Mistrust and confusion around the idea of co-governance is just the latest example of racist fear being deliberately stirred up at election time, as Treaty educator Te Huia Bill Hamilton tells Siena Yates.
Every three years, Te Tiriti becomes a political issue. Politicians deliberately put fear into our hearts. It works because some people know so little about our founding agreement that they just take what they hear as truth.
We don’t seem to have a proactive strategy to combat that stirring.
But I believe the racists underestimate the willingness and support that’s out there in our communities for giving effect to Te Tiriti and embracing rangatiratanga.
I taught 30 workshops on Te Tiriti last year. Every one of them was requested by organisations and communities who want to educate themselves about our founding document. They were eager to know how Te Tiriti applies to their own lives and communities.
They also showed me that they‘re serious about building partnerships with the whānau, hapū, marae and iwi in their area. They want to support programmes and projects that help whānau participate as equals. They want improved outcomes for Māori in health, education and justice.
I’ve seen and felt the sense of fairness among Pākehā New Zealanders once they’re properly informed.
The exception to this encouraging trend is some of our politicians. It seems they will say and do anything to get a vote.
Just look at co-governance in Three Waters. It’s been painted as something that’s going be bad for non-Māori, that it’s unfair — and that Pākehā people won’t get their share and will simply have to do what Māori tell them to do.
Those are the exact fears that were around when I first started my workshops 20 years ago. Pākehā then were afraid that Māori would tell them all to go home, that their land would be taken back off them,that sort of stuff. They said that Māori would be calling the shots and life wouldn’t be fair.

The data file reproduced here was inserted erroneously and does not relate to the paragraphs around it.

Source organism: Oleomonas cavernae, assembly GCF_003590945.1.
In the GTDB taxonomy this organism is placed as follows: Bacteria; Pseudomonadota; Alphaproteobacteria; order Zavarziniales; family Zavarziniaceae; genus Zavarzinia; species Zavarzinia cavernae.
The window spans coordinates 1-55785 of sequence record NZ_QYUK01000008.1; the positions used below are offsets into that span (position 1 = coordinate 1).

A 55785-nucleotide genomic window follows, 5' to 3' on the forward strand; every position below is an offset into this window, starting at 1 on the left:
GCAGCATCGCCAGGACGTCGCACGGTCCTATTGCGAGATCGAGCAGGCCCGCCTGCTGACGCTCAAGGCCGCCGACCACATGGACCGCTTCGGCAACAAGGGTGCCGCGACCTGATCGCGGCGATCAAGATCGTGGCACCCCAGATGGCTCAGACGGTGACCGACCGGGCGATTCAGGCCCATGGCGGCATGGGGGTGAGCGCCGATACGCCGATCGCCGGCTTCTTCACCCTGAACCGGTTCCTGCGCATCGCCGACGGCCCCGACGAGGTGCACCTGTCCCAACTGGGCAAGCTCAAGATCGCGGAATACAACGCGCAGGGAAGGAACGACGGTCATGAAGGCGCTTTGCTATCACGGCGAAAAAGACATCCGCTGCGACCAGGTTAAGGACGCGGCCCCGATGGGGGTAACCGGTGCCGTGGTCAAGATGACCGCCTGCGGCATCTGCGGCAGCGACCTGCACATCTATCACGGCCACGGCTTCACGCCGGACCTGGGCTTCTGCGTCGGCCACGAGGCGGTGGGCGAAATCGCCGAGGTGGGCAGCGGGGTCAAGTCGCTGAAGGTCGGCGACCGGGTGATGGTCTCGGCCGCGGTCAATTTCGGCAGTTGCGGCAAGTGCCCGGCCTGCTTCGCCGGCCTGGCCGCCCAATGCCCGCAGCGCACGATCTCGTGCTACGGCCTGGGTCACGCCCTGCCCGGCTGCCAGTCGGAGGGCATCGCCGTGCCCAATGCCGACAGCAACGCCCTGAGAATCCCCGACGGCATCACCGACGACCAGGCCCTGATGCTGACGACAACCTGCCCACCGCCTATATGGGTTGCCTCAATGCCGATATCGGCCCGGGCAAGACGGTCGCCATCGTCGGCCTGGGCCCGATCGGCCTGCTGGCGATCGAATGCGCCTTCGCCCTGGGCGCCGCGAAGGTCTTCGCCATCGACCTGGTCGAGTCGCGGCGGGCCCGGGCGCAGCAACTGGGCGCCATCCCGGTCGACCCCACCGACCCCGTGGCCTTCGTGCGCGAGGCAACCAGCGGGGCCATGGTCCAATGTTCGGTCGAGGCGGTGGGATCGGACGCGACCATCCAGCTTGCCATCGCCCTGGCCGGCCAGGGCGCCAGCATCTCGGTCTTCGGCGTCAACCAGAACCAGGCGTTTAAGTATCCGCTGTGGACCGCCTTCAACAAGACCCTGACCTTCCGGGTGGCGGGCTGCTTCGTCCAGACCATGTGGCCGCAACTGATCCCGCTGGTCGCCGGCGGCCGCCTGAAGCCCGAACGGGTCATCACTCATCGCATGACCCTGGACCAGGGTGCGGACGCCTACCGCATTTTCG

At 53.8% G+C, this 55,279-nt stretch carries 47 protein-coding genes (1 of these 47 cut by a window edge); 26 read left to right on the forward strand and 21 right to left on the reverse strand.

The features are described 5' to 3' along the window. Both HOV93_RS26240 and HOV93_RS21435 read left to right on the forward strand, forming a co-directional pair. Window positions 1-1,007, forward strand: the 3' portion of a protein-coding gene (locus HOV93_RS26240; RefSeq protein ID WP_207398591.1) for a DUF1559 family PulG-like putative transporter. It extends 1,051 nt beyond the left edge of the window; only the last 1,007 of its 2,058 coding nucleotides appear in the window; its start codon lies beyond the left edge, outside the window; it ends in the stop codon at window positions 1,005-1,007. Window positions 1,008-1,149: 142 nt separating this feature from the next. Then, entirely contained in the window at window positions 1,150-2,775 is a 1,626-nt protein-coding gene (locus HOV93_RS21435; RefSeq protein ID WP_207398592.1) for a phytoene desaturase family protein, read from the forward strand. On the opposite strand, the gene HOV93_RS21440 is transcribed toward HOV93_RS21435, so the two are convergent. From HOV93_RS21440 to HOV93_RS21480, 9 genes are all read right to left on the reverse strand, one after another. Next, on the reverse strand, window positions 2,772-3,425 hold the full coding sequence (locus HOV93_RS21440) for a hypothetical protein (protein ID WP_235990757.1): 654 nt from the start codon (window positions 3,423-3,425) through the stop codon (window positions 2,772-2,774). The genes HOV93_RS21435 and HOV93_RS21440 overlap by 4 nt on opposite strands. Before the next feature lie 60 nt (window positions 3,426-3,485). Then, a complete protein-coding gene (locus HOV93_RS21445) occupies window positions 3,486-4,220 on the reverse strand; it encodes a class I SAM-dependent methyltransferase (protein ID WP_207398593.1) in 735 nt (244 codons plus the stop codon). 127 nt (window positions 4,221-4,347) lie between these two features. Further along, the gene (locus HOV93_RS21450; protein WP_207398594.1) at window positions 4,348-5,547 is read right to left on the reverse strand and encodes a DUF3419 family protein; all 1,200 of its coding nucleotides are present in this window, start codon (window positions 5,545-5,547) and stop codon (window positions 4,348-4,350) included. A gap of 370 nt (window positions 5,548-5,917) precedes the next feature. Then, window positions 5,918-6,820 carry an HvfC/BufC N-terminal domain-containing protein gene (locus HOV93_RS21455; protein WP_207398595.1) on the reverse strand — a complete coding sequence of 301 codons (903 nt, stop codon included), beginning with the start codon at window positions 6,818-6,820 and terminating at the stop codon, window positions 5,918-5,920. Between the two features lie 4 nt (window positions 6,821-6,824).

The leaders of ACT, National and New Zealand First have begun fuelling this type of alarm yet again as part of their election appeal to the rednecked segment in our communities who thrive on racist rhetoric. I expect the attacks will only intensify as their audience becomes more emboldened.
The ringmaster for the most vicious attacks is David Seymour. His call for a referendum aims to do away with Te Tiriti altogether. His behaviour rouses the right-wing extremists. But he fails to mention that it is our Treaty which provides the authority for non-Māori to belong here.
That’s the conversation we need to have. We should explore what is meant when we say: “Te Tiriti belongs to all of us.” It’s not just a treaty for Māori. That’s a big misconception which is still out there.
Pākehā must understand that the Treaty gives them a tūrangawaewae. It gives them the right to belong, and it imparts obligations. We all have a set of rights and responsibilities because of the 1840 agreement.
We so often talk about our Treaty as someone giving things, and someone else gaining or keeping. But we should use human rights language. We should talk about the obligation of partnership, the obligation of protection, and the obligation of full participation.
Talking about Te Tiriti this way creates an opportunity to have sensible and productive constitutional conversations — to discuss how rangatiratanga and kāwanatanga can work together. We need to talk about how, without Te Tiriti, local government has no authority to govern.
I don’t think councils or iwi know how to have those conversations. They meet to talk about roads and water and violence in the streets and things like that.
But to have a constitutional conversation, you’ve got to rip your heart open and say: “These are the values that we have, these are the things that are important to us. How shall we make them work together?”